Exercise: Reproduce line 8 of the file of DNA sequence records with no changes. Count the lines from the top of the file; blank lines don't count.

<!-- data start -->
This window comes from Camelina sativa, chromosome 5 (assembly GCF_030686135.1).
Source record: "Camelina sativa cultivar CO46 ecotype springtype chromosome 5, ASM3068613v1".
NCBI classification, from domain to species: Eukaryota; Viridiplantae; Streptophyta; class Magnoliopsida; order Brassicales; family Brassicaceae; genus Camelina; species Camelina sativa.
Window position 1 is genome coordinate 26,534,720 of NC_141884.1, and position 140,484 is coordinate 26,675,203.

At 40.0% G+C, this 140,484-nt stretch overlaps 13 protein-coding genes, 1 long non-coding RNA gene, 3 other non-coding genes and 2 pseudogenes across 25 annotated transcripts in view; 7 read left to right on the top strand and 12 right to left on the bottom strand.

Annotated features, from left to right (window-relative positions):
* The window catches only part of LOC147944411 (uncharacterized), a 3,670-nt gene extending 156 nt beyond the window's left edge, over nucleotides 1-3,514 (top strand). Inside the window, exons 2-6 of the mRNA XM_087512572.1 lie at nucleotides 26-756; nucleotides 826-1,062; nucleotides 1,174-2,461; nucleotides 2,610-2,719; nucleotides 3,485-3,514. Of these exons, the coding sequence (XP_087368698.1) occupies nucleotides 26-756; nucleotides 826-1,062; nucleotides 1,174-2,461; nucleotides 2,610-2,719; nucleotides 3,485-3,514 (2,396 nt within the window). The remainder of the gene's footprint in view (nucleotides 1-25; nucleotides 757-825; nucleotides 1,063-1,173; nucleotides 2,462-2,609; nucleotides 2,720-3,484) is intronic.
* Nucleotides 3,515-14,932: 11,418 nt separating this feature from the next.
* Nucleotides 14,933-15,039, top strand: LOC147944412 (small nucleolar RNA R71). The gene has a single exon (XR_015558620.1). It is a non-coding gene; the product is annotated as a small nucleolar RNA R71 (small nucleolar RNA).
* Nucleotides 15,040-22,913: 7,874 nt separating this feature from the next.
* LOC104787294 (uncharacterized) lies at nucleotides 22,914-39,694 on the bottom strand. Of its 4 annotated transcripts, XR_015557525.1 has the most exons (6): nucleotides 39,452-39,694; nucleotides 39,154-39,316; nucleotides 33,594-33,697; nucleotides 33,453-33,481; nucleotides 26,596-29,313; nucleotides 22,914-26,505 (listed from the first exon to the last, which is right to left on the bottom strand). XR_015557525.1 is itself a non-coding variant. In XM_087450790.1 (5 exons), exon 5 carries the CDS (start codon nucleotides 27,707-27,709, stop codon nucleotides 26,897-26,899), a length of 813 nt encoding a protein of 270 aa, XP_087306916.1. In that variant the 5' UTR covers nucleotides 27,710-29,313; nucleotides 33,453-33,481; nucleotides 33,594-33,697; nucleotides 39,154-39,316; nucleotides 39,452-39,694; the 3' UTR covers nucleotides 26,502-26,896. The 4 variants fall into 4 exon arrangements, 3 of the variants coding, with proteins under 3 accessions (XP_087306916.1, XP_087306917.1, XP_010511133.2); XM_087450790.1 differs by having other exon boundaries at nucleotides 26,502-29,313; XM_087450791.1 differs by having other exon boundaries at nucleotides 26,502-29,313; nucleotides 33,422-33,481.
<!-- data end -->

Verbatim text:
* Nucleotides 3,515-14,932: 11,418 nt separating this feature from the next.